At 10pm on March 5th, Webster Stone, who lives at Charles Street and West 4th Street, kept hearing a loud buzz. “I couldn’t place it, I couldn’t figure out what it was, and it irritated me.”
Getting up from his couch, Stone checked to see if it was the washing machine or the dishwasher, and then checked every electronic gadget in the house. “I couldn’t figure out from where it was coming. Then abruptly it stopped.”
An hour later there was a loud knock at Stone’s front door. Thinking it was a friend, Stone opened the small door window to shout “Boo!” But it was two police officers from the Sixth Precinct. “Is this your property?” asked one officer. “You’d better take a look at this.”
The side wall of the townhouse had been “tagged” with three-foot-high graffiti. Stone quickly put it together: “That was the buzz I kept hearing. It was the spray can, but from outside.” The officers took Stone’s details for their report.
“I wish I could have caught him,” Stone told them, “I wish I had just gone outside.”
“Actually he was caught,” said one officer. “Someone saw him, told him to stop, and he took off. Apparently the witness then chased him down, all the way to 22nd Street, caught him, and now we have him in custody.”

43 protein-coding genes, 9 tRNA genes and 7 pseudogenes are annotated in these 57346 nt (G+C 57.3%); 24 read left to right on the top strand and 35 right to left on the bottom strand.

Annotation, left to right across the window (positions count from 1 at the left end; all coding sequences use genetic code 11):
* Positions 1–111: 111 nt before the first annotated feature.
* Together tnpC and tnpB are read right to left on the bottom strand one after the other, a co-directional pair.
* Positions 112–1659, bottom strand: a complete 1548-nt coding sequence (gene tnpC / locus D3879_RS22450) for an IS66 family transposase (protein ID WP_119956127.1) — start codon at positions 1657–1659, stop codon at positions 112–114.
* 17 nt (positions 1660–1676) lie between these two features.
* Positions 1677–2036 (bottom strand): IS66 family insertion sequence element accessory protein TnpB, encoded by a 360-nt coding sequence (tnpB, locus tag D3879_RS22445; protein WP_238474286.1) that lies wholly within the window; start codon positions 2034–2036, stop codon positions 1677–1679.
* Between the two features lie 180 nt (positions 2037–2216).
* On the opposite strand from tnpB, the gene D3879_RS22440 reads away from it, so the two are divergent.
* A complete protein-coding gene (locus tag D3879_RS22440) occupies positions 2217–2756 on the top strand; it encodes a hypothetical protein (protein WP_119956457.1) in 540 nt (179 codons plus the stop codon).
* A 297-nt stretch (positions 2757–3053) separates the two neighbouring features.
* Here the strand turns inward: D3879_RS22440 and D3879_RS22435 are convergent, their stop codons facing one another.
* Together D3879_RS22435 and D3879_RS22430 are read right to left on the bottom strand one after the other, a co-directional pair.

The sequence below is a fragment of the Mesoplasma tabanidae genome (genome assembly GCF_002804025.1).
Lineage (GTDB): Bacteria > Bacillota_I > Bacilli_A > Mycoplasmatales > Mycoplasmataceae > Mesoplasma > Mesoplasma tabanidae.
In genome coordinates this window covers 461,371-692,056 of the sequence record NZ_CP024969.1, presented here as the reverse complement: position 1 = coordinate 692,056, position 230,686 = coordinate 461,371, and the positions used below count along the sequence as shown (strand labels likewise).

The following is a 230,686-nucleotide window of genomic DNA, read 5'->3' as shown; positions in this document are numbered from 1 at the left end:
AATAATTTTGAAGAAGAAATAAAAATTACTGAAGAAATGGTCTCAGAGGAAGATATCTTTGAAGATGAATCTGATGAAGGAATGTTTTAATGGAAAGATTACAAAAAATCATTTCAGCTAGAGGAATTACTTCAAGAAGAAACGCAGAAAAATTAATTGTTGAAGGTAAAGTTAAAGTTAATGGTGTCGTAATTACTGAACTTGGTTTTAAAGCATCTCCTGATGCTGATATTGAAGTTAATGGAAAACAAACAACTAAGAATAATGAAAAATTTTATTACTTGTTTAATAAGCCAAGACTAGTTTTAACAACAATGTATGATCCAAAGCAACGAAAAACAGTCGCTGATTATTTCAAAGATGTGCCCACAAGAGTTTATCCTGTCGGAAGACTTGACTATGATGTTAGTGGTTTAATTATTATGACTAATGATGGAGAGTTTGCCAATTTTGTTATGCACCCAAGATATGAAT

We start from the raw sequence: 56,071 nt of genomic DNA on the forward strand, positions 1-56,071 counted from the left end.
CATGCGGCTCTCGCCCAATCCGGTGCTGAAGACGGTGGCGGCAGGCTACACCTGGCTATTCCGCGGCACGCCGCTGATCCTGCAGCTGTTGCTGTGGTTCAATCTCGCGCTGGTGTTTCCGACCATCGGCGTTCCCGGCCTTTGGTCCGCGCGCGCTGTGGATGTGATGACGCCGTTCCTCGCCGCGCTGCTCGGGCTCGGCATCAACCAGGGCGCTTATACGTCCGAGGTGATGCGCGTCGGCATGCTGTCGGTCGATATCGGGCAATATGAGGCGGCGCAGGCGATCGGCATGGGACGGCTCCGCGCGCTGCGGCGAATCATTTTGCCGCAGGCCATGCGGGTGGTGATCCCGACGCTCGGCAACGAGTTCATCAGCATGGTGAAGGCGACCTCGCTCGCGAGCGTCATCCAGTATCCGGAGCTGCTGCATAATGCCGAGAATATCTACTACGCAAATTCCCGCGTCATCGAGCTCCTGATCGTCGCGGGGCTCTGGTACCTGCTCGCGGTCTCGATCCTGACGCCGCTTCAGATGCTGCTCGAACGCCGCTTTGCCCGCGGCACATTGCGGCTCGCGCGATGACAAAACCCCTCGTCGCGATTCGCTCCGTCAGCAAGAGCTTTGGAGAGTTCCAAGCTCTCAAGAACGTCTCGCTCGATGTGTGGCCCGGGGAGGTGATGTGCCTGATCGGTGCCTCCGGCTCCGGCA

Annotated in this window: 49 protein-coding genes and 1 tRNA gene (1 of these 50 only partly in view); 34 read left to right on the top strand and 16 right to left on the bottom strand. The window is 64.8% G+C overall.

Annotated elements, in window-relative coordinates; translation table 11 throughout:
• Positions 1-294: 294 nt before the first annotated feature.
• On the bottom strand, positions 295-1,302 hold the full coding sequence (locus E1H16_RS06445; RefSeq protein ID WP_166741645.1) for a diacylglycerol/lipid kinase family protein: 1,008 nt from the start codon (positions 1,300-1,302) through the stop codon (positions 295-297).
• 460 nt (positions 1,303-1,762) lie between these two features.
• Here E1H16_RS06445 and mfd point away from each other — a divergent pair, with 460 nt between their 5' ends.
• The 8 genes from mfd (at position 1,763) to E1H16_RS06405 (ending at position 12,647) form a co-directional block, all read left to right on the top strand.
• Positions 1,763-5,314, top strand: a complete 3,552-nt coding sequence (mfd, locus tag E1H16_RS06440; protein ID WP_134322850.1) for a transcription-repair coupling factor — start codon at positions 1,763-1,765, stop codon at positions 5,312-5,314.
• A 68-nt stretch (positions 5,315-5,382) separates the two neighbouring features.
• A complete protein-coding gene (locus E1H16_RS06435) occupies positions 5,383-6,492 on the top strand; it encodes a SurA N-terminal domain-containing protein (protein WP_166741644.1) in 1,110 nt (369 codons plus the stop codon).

Stone pulled out a business card. “Can you give this to the guy who caught him? Let him know I owe him a couple drinks.”
The townhouse is often a target of graffiti such that nearly two years before the co-op had decided to simply paint the side of the building instead of leaving the original 1866 brick. “It was a shame to paint over that brick,” explained Stone, “but getting graffiti off brick is much tougher than simply painting the wall over.”
Weeks later Stone was asked to sign a supporting deposition for the office of the New York District Attorney, which he did. Subsequently all records have been sealed, presumably due to the defendant’s age. The district attorney refuses to release any information regarding the case.
The townhouse wall was painted two weeks after the incident, in a color Benjamin Moore refers to as “Charles Street Red.”